Former Auburn coach Tommy Tuberville to introduce NIL regulation bill in Senate

On3 imageby:Jeremy Crabtree08/03/22


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(Tom Williams/CQ-Roll Call, Inc via Getty Images)

SEC commissioner Greg Sankey and Pac-12 commissioner George Kliavkoff traveled to Washington, D.C., in May to push Senators for federal NIL regulation. That push appears to have paid off. Former Auburn football coach turned U.S. Senator Tommy Tuberville announced Wednesday he’s leading the drive to regulate Name, Image and Likeness on a federal level.

Tuberville, now an Alabama senator, told Sports Illustrated’s Ross Dellenger that he intends to draft a bipartisan NIL bill with fellow Senator Joe Manchin of West Virginia.

“I’ve talked to all my [coaching] buddies. They’ve never seen anything like it,” Tuberville told Sports Illustrated. “When you don’t have guidelines and direction, no matter what you are doing, you are lost. They are all lost right now.”

The NCAA v. Alston decision by the Supreme Court delivered a blow to amateurism in June 2020. The Supreme Court ruling stated the organization violated antitrust law by placing limits on the education-related benefits.

The decision made it known NCAA restrictions – including on NIL activity – could face serious legal challenges in the future. And since the NCAA introduced an interim policy on NIL last summer, coaches and administrators say NIL has turned into a murky world with collectives getting involved in pay-for-play deals with recruits. Further complicating the issue is that legal experts say any potential legislation could be met immediately with legal challenges.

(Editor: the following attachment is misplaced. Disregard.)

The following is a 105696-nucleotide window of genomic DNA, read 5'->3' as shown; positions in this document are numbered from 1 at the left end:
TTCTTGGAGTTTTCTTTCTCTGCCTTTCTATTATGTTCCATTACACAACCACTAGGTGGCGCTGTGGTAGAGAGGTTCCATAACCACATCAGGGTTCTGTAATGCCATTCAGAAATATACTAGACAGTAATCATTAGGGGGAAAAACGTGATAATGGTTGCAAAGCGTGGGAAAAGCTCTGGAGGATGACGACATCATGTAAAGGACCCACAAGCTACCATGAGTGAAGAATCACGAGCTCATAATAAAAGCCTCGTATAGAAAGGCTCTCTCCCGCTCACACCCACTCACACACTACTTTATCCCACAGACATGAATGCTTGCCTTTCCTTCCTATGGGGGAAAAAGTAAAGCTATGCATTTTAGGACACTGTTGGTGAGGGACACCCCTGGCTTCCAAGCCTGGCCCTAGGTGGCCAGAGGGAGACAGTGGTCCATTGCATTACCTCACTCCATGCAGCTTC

Nonetheless, Tuberville and Manchin believe it’s time for Congress to act.

“Student-athletes, college and university administrators, athletic directors, and athletic conferences face uncertainty in a rapidly evolving NIL landscape,” Tuberville and Manchin said in a letter penned to Sankey on Wednesday.

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“The arms race of NIL implementation has already far exceeded the original post-Alston intent of ensuring that players are equitably compensated for the use of their name, image, and likeness. A lack of clear, enforceable rules is creating an environment that potentially allows for the exploitation of student-athletes by unregulated entities, prioritizes short-term financial gain over careful investment in one’s career and the lifelong value of education, and diminishes the role of coaches, mentors, and athletic staff while empowering wealthy boosters. In short, we are rapidly accelerating down a path that leads away from the traditional values associated with scholastic athletic competition.”

Peter Schoenthal, CEO of Athliance, is on the frontlines of the NIL space. He believes the move by Tuberville is a good thing.

“Since the moment the decision in Alston was released, it became clear that without Congress or collective bargaining with the student-athletes, there would be legal roadblocks to properly legislating and enforcing uniform Name, Image, and Likeness rules,” Schoenthal said.